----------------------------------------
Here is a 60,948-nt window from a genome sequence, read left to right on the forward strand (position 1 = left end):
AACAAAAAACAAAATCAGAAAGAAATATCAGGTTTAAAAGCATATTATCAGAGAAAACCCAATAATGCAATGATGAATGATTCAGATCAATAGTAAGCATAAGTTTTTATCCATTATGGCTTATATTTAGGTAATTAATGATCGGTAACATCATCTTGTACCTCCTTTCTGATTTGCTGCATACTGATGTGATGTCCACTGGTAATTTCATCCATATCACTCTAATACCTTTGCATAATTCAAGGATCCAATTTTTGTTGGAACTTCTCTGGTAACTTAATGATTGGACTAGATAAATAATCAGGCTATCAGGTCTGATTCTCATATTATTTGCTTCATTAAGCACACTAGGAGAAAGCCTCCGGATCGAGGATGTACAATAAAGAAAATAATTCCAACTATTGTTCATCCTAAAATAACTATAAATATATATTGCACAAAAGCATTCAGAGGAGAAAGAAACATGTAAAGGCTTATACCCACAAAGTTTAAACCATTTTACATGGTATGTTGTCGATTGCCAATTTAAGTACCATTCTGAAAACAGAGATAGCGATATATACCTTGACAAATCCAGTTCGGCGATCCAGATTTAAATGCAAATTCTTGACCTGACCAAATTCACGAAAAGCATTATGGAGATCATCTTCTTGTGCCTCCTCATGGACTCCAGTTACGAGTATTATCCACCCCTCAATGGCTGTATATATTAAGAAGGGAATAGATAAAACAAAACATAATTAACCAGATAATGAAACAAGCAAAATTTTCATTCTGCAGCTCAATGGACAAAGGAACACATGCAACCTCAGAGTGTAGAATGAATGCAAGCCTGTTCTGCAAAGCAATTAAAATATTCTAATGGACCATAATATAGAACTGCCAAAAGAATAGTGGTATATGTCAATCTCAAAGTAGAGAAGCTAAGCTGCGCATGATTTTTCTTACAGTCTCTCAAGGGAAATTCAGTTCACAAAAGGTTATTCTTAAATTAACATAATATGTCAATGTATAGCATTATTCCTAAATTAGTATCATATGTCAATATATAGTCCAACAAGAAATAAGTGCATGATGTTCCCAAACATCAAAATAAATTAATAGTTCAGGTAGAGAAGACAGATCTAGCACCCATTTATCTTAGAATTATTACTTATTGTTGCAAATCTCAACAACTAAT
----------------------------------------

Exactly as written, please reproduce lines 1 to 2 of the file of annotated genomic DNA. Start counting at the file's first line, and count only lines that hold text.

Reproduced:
Here is a 60,948-nt window from a genome sequence, read left to right on the forward strand (position 1 = left end):
AACAAAAAACAAAATCAGAAAGAAATATCAGGTTTAAAAGCATATTATCAGAGAAAACCCAATAATGCAATGATGAATGATTCAGATCAATAGTAAGCATAAGTTTTTATCCATTATGGCTTATATTTAGGTAATTAATGATCGGTAACATCATCTTGTACCTCCTTTCTGATTTGCTGCATACTGATGTGATGTCCACTGGTAATTTCATCCATATCACTCTAATACCTTTGCATAATTCAAGGATCCAATTTTTGTTGGAACTTCTCTGGTAACTTAATGATTGGACTAGATAAATAATCAGGCTATCAGGTCTGATTCTCATATTATTTGCTTCATTAAGCACACTAGGAGAAAGCCTCCGGATCGAGGATGTACAATAAAGAAAATAATTCCAACTATTGTTCATCCTAAAATAACTATAAATATATATTGCACAAAAGCATTCAGAGGAGAAAGAAACATGTAAAGGCTTATACCCACAAAGTTTAAACCATTTTACATGGTATGTTGTCGATTGCCAATTTAAGTACCATTCTGAAAACAGAGATAGCGATATATACCTTGACAAATCCAGTTCGGCGATCCAGATTTAAATGCAAATTCTTGACCTGACCAAATTCACGAAAAGCATTATGGAGATCATCTTCTTGTGCCTCCTCATGGACTCCAGTTACGAGTATTATCCACCCCTCAATGGCTGTATATATTAAGAAGGGAATAGATAAAACAAAACATAATTAACCAGATAATGAAACAAGCAAAATTTTCATTCTGCAGCTCAATGGACAAAGGAACACATGCAACCTCAGAGTGTAGAATGAATGCAAGCCTGTTCTGCAAAGCAATTAAAATATTCTAATGGACCATAATATAGAACTGCCAAAAGAATAGTGGTATATGTCAATCTCAAAGTAGAGAAGCTAAGCTGCGCATGATTTTTCTTACAGTCTCTCAAGGGAAATTCAGTTCACAAAAGGTTATTCTTAAATTAACATAATATGTCAATGTATAGCATTATTCCTAAATTAGTATCATATGTCAATATATAGTCCAACAAGAAATAAGTGCATGATGTTCCCAAACATCAAAATAAATTAATAGTTCAGGTAGAGAAGACAGATCTAGCACCCATTTATCTTAGAATTATTACTTATTGTTGCAAATCTCAACAACTAAT